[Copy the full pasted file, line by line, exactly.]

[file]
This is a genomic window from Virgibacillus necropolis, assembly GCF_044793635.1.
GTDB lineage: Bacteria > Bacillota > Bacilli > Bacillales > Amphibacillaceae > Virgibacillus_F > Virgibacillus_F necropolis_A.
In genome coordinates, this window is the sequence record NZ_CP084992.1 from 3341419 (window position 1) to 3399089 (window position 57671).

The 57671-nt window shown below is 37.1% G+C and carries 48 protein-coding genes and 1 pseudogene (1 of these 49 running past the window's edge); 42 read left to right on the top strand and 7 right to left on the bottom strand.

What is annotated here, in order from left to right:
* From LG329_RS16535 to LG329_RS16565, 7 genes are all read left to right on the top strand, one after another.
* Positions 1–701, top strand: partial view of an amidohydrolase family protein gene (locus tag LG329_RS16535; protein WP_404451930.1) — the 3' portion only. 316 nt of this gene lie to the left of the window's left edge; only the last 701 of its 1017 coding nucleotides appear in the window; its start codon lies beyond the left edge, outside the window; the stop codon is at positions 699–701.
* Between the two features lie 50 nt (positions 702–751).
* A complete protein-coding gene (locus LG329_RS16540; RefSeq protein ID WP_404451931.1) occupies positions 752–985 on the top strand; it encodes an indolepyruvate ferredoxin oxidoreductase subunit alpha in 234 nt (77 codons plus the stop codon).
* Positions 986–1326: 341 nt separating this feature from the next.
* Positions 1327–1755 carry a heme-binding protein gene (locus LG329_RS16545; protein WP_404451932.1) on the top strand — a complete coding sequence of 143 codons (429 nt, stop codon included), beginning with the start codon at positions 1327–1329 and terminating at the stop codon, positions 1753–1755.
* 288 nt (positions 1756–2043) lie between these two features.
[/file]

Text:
This is a genomic window from Virgibacillus necropolis, assembly GCF_044793635.1.
GTDB lineage: Bacteria > Bacillota > Bacilli > Bacillales > Amphibacillaceae > Virgibacillus_F > Virgibacillus_F necropolis_A.
In genome coordinates, this window is the sequence record NZ_CP084992.1 from 3341419 (window position 1) to 3399089 (window position 57671).

The 57671-nt window shown below is 37.1% G+C and carries 48 protein-coding genes and 1 pseudogene (1 of these 49 running past the window's edge); 42 read left to right on the top strand and 7 right to left on the bottom strand.

What is annotated here, in order from left to right:
* From LG329_RS16535 to LG329_RS16565, 7 genes are all read left to right on the top strand, one after another.
* Positions 1–701, top strand: partial view of an amidohydrolase family protein gene (locus tag LG329_RS16535; protein WP_404451930.1) — the 3' portion only. 316 nt of this gene lie to the left of the window's left edge; only the last 701 of its 1017 coding nucleotides appear in the window; its start codon lies beyond the left edge, outside the window; the stop codon is at positions 699–701.
* Between the two features lie 50 nt (positions 702–751).
* A complete protein-coding gene (locus LG329_RS16540; RefSeq protein ID WP_404451931.1) occupies positions 752–985 on the top strand; it encodes an indolepyruvate ferredoxin oxidoreductase subunit alpha in 234 nt (77 codons plus the stop codon).
* Positions 986–1326: 341 nt separating this feature from the next.
* Positions 1327–1755 carry a heme-binding protein gene (locus LG329_RS16545; protein WP_404451932.1) on the top strand — a complete coding sequence of 143 codons (429 nt, stop codon included), beginning with the start codon at positions 1327–1329 and terminating at the stop codon, positions 1753–1755.
* 288 nt (positions 1756–2043) lie between these two features.